Lean Manufacturing And Just In Time Production 251
Photo by: MacX

Associated with Japanese management techniques, just-in-time production (JIT) is a set of principles and practices based on the philosophy that firms should hold little or no inventory beyond that required for immediate production or distribution. That is, a manufacturer should receive raw materials or parts from its suppliers perhaps just hours before they will be used in production, and the firm's output should be shipped to its customers as soon after completion as possible—without holding onto a stock of either raw goods or finished products.

In practice, JIT has often been expressed as a holistic management system aimed at reducing waste, maximizing cost efficiency, and securing a competitive advantage. Thus, a number of additional conditions are considered necessary for the successful implementation of JIT. These include small lot sizes, short setup and changeover times, efficient and effective quality controls, and perhaps most of all, designing the whole production process to minimize backups and maximize the efficiency of human and machine labor.

Lean manufacturing encompasses a number of things. It essentially is a Westernized version of JIT and Japanese kaizen, or continuous improvement. Lean manufacturing is a process for measuring and reducing inventory and streamlining production. It is a means for changing the way a company measures plant performance. A knowledge-based system, lean manufacturing takes years of hard work, preparation, and support from upper management. Lean manufacturing is so named because it purports to use much less of certain resources (space, inventory, workers, etc.) than is used by normal mass-production systems to produce comparable output. The term came into widespread use with the 1990 publication of the book The Machine That Changed the World by James P. Womack, Daniel T. Jones, and Daniel Roos.

The APICS Dictionary defines lean manufacturing as a philosophy of production that emphasizes minimizing the amount of all resources (including time) used in various enterprise activities. It involves identifying and eliminating non-value-adding activities in design, production, supply chain management, and customer relations. Lean producers employ teams of multiskilled workers at all levels of the organization and use highly flexible, increasingly automated machines to produce volumes of products in potentially enormous variety. In effect, they incorporate the advantages of both mass production (high volume, low unit cost) and craft production (variety and flexibility). Quality is higher than in normal mass production. Compensation and rewards are based on meeting the total cost equation rather than on labor, overhead, or individual quality measures.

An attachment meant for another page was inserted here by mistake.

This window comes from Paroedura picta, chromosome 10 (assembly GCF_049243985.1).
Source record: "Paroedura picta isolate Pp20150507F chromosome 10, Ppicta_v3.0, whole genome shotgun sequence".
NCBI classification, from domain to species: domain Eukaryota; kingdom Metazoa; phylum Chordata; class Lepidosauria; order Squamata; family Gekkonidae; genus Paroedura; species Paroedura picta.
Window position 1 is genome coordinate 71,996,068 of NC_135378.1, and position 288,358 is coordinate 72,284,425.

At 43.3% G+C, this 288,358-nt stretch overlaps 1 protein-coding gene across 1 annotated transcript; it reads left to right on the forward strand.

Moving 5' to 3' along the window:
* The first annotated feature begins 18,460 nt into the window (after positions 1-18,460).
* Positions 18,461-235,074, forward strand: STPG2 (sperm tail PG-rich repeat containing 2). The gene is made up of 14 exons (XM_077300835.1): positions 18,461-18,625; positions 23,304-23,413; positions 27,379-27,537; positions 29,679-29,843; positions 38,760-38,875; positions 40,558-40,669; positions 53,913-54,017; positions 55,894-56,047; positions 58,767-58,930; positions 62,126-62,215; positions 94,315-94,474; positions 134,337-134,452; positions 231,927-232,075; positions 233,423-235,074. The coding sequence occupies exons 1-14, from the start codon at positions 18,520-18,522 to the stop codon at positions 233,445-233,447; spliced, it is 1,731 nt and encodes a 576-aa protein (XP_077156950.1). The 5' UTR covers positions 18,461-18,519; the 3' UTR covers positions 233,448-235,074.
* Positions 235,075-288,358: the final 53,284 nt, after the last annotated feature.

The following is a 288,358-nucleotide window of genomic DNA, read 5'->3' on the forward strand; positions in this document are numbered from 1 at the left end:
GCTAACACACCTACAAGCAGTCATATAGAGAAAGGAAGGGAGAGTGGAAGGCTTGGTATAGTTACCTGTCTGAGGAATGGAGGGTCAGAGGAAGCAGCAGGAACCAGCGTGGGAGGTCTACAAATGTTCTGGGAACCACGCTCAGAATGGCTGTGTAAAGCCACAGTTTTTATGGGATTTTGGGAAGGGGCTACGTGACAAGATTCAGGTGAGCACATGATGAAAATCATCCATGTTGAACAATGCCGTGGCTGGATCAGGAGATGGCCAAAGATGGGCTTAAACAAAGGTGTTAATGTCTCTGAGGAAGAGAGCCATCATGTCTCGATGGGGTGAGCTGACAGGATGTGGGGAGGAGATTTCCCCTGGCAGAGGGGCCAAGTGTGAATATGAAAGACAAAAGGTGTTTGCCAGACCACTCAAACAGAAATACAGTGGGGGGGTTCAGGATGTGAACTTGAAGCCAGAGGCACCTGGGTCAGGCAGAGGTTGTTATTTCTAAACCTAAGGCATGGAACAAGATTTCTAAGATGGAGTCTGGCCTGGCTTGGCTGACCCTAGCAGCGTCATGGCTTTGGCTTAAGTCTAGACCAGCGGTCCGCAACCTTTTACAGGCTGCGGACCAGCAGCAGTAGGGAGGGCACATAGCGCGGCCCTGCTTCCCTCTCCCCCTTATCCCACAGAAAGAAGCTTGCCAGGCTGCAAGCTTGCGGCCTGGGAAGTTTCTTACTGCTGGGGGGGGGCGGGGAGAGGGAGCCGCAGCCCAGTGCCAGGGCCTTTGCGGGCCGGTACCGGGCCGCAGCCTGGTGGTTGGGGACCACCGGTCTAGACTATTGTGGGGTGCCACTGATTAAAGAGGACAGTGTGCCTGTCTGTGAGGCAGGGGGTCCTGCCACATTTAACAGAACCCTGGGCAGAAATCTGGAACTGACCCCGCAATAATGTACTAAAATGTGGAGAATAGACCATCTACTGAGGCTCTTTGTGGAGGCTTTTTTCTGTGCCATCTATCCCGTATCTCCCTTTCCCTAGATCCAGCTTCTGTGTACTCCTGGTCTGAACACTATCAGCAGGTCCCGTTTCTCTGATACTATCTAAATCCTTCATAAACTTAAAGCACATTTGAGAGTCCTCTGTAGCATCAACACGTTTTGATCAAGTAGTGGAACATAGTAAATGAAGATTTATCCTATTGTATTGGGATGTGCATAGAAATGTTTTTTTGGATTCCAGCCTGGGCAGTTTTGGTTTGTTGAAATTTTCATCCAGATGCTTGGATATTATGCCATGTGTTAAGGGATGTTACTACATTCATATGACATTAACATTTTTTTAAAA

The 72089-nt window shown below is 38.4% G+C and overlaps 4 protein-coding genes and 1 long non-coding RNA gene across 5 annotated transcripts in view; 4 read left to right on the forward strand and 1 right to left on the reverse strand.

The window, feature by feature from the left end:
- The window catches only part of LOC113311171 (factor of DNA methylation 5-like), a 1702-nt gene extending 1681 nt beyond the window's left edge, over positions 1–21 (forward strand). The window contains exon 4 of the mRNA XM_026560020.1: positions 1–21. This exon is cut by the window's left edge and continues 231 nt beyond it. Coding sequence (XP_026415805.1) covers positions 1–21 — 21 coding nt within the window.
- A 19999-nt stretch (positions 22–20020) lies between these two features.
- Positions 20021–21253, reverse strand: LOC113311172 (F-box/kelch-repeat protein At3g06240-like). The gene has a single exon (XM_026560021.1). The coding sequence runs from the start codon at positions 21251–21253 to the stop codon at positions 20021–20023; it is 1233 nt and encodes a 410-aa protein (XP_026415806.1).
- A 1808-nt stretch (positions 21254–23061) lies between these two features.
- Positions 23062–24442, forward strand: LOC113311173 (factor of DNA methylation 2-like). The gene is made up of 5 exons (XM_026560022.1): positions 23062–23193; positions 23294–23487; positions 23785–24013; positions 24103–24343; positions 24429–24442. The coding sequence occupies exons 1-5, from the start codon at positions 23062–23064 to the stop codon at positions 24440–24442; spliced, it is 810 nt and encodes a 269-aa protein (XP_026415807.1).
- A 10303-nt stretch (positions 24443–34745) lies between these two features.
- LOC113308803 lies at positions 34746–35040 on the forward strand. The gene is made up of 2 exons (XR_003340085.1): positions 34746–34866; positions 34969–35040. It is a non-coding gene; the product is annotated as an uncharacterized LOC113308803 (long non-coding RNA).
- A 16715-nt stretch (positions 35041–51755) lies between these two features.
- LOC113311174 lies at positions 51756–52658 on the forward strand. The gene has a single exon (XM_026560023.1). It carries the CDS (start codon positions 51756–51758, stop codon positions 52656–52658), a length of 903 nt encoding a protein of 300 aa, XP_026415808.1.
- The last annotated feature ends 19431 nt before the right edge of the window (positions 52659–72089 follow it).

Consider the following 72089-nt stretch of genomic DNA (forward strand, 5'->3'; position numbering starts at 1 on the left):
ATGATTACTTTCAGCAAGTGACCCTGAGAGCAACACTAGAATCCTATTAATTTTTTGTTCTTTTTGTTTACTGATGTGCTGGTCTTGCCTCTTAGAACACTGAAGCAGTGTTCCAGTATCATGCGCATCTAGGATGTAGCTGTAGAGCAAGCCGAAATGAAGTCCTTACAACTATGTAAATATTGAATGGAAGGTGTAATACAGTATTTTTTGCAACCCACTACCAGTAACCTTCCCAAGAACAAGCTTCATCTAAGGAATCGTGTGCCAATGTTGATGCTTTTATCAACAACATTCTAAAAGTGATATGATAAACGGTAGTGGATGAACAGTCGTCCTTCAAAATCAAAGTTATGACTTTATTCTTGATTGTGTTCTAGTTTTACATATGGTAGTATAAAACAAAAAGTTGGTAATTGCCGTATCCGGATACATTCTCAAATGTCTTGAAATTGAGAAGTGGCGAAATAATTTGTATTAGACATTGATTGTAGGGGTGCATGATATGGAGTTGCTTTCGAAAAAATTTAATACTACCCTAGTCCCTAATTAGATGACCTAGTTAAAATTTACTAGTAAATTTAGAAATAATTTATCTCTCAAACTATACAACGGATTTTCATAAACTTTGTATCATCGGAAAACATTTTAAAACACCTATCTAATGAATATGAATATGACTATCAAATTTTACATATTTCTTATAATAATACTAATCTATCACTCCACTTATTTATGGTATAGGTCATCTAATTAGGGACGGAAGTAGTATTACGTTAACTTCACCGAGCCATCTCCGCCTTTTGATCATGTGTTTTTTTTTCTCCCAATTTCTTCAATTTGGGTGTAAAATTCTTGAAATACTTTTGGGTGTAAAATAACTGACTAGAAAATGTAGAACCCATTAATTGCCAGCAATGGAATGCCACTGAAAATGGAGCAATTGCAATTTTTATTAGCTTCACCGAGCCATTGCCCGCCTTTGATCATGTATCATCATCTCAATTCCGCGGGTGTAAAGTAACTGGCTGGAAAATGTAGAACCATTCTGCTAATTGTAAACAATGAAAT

Lean manufacturing and JIT (lean/JIT) share most of the same characteristics, goals, and philosophy. In fact, the terms are often used interchangeably.


Lean/JIT have roots in both Japan and the United States.


Since Japan is a physically small country with minimal resources and a large population, the Japanese have always been careful not to waste resources such as time, labor, and space. Waste is seen as abhorrent to the Japanese because they have so little space and so few natural resources. Hence, it has been necessary for the Japanese to maximize the yield from minimally available resources. Also, dense population has made it necessary for the Japanese people to maintain mutual respect in order to work and live together.